My first harvest with Passopisciaro was for the whites on Mt. Etna in 2014, so I love revisiting this wine. We grow Chardonnay on volcanic soil between 820-1,000 meters (that’s 3,300 feet, folks) and go through the vineyards up to 20 times over the 2-3 week harvest period, through densely planted vines. It’s a fussy, even neurotic, approach to getting every bunch at its optimal moment of ripeness (read more here), but it makes for damn good wine. Texturally complex with its creaminess and minerality interacting, bright acidity, and at the moment singing with its rich fruit. It was perfect on yesterday’s first real spring day in New York.
The year 2004 was an unremarkable one in Bordeaux. The season was typical, marked by slow and at times uneven ripening, cooler temperatures, and a long harvest, and the wine—a connoisseur’s vintage—easily overlooked by drinkers who prefer the lush wines of California. Sitting between the two highly collectible years of 2003 and 2005 (plush, ripe, and powerful both), the seemingly austere and tannic 2004 received little attention and was left alone in the cellar.
Originally published on Departures.com
Ideal summer sipping requires something refreshing, and there’s nothing more thirst quenching than rosé. Because it’s a style of wine that is made with red grapes, there’s a lovely structure that provides a backbone to even the lightest rosés, and those light, salmon-pink wines often have an aromatic subtlety and citrusy minerality that we find just so, well, refreshing.
The first vintage for Robert Mondavi Winery was 1966: 50 years later, and the wine is still singing. For 50 years the wines at Robert Mondavi have followed Mr. Mondavi’s vision of producing wine among the great wines of the world defined by their elegance concentration and terroir and the evening was a tribute to the singular vision of the man who put the New World on the map. Read more about the 50th anniversary gala dinner that brought together some of the Napa Valley greats who worked with Mondavi over the years in my most recent piece for The Tasting Panel.
I’m currently pursuing my Diploma certification through the Wines & Spirits Education Trust, and the below is an exploration of the topic of branding in wine as part of the unit dedicated to the Global Business of Wine. Results are in (I passed with distinction!), so I’m happy to be able to share this here. Text and research are my own, and I’ve included sourcing as appropriate.
The Brief: Wine branding is important across the price spectrum from the likes of Blossom Hill to Château Lafite-Rothschild. Many in the industry strive to create and sustain wine brands but do consumers benefit from them as much as those who own them?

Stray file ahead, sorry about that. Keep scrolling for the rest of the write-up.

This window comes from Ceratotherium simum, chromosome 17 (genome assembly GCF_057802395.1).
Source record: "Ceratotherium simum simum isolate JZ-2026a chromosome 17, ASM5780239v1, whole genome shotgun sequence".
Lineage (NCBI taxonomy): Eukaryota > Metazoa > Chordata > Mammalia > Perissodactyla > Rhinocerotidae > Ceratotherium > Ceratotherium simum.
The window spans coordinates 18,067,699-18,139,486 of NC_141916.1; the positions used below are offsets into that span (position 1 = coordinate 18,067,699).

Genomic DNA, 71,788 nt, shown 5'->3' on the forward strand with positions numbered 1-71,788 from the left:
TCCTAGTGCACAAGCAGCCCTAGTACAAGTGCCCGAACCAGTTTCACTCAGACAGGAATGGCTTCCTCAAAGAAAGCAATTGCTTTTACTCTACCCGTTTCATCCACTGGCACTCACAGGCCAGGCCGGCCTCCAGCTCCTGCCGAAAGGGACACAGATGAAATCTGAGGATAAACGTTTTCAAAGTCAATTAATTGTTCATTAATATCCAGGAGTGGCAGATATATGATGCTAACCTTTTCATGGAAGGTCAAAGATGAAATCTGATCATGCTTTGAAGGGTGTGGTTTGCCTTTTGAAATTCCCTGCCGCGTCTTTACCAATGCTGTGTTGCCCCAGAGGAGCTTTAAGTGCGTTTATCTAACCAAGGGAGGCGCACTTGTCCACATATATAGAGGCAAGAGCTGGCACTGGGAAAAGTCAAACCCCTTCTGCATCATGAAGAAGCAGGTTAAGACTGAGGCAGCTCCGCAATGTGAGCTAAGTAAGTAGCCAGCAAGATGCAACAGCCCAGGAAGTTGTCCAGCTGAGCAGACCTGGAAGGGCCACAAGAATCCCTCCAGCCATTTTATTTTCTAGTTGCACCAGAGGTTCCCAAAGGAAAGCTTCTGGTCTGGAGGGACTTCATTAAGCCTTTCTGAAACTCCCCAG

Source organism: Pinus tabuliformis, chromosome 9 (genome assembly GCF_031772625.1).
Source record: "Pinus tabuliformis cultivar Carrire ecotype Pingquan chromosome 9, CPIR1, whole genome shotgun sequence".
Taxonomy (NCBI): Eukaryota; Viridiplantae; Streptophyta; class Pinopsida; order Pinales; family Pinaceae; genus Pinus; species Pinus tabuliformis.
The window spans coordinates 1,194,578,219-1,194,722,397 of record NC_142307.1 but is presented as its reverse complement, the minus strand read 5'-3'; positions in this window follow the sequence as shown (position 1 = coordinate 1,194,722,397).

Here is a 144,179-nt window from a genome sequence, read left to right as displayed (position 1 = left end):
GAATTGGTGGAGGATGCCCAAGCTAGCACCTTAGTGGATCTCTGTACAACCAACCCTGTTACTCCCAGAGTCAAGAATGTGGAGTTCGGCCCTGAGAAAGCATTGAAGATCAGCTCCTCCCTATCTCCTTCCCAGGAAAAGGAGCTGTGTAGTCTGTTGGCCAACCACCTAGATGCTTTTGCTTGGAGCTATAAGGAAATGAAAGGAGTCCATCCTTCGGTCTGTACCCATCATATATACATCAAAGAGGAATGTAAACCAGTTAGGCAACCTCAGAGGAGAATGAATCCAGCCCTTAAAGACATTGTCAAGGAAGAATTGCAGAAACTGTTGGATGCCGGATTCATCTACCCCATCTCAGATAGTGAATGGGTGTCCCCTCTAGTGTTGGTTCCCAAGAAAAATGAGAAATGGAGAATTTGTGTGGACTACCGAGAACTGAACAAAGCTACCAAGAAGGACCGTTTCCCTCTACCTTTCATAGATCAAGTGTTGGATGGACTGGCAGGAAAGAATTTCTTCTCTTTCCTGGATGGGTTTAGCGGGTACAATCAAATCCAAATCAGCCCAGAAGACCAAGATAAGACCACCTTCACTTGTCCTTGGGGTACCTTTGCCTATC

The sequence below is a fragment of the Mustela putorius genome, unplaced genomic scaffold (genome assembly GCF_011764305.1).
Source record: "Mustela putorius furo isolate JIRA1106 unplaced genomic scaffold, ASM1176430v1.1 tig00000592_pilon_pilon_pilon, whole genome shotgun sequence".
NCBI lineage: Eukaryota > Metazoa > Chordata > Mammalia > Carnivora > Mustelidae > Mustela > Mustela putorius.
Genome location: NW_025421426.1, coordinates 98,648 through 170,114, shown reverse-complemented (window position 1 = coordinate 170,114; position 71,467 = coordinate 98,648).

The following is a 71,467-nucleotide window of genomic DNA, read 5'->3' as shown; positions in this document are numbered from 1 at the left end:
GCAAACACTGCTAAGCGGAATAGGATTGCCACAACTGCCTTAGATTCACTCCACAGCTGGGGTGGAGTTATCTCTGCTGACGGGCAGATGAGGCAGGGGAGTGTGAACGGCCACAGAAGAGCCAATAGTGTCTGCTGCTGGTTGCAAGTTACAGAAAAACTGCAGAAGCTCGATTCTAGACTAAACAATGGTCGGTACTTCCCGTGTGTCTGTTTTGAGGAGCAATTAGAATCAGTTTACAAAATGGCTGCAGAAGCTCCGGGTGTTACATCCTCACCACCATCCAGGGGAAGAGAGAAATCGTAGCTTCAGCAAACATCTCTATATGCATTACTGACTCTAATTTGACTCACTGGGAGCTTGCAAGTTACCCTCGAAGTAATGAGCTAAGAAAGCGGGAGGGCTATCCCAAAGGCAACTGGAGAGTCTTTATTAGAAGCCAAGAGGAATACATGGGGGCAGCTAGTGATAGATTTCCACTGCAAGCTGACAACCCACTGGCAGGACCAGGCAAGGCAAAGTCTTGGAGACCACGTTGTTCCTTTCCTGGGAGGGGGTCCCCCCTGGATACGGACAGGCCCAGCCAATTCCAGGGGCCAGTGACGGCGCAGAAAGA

Branding is a huge force in global business, connecting a name, an image, and perhaps a concept intimately with a product in order to create a relationship with the end consumer, ultimately driving purchase intent. Within the context of wine, however, it is a nuanced subject due to the fact that wine is a living product and that much of its value, many argue, is intrinsically variable, with the product changing from vintage to vintage, place to place, and even over time in bottle. Yet creating a brand – and brand loyalty – is an integral part of selling a product, so producers large and small seek a variety of means of connecting their product to the consumer, especially in a field as fragmented and crowded as wine. This essay explores the unique challenges of branding in wine along with some successful attributes, specifically within the field of still light wines, and how the role of brands in wine affects the consumer. Continue reading
Tasting Table included me in a round-up of expert opinions on some of the most commonly used wine words and what they actually mean… Check out the full piece here, or my particular insights below! Thanks to Doug Young for capturing the photo on the left in the middle of honing my “expertise.” Continue reading
Winemaking as an art is something people, myself included, often talk about, but it’s a concept that’s just as hard to wrap your mind around as terroir, until you’ve experienced it yourself. Just what makes every bottle of wine unique is a whole slew of consecutive moments, some things that just happen (heat, rain, the vintage as a whole), others where more active decisions take place (how you prune and train the vines, destemming, oak regime). I’ve seen and participated in many of these moments, but never that important process where a wine is actually made — that is, where the blend is determined, where grapes from one vineyard site are singled out as a stellar parcel, the rolling around of vat samples across your tongue to sense quality / taste / structure / longevity as components of a potential whole, to perceive how those parts might come together. That changed for me today when I tasted through the entirety of barrel samples of Tenuta di Trinoro’s 2015 vintage with Andrea Franchetti and his assistant winemaker Teresa Gaspar.
At a dinner that is part of my dear friend Marika Vida-Arnold’s Phenomenal Femmes series at the Ritz-Carlton Central Park, I tasted a slew of great wines from one of my favorite Champagne houses Ruinart, presented by their lovely chef de caves Amélie Chattin. An absolute favorite was the 2002 Dom Ruinart Rosé, for its rich, exotic profile. So I thought I’d write about it in this week’s column for Departures.com.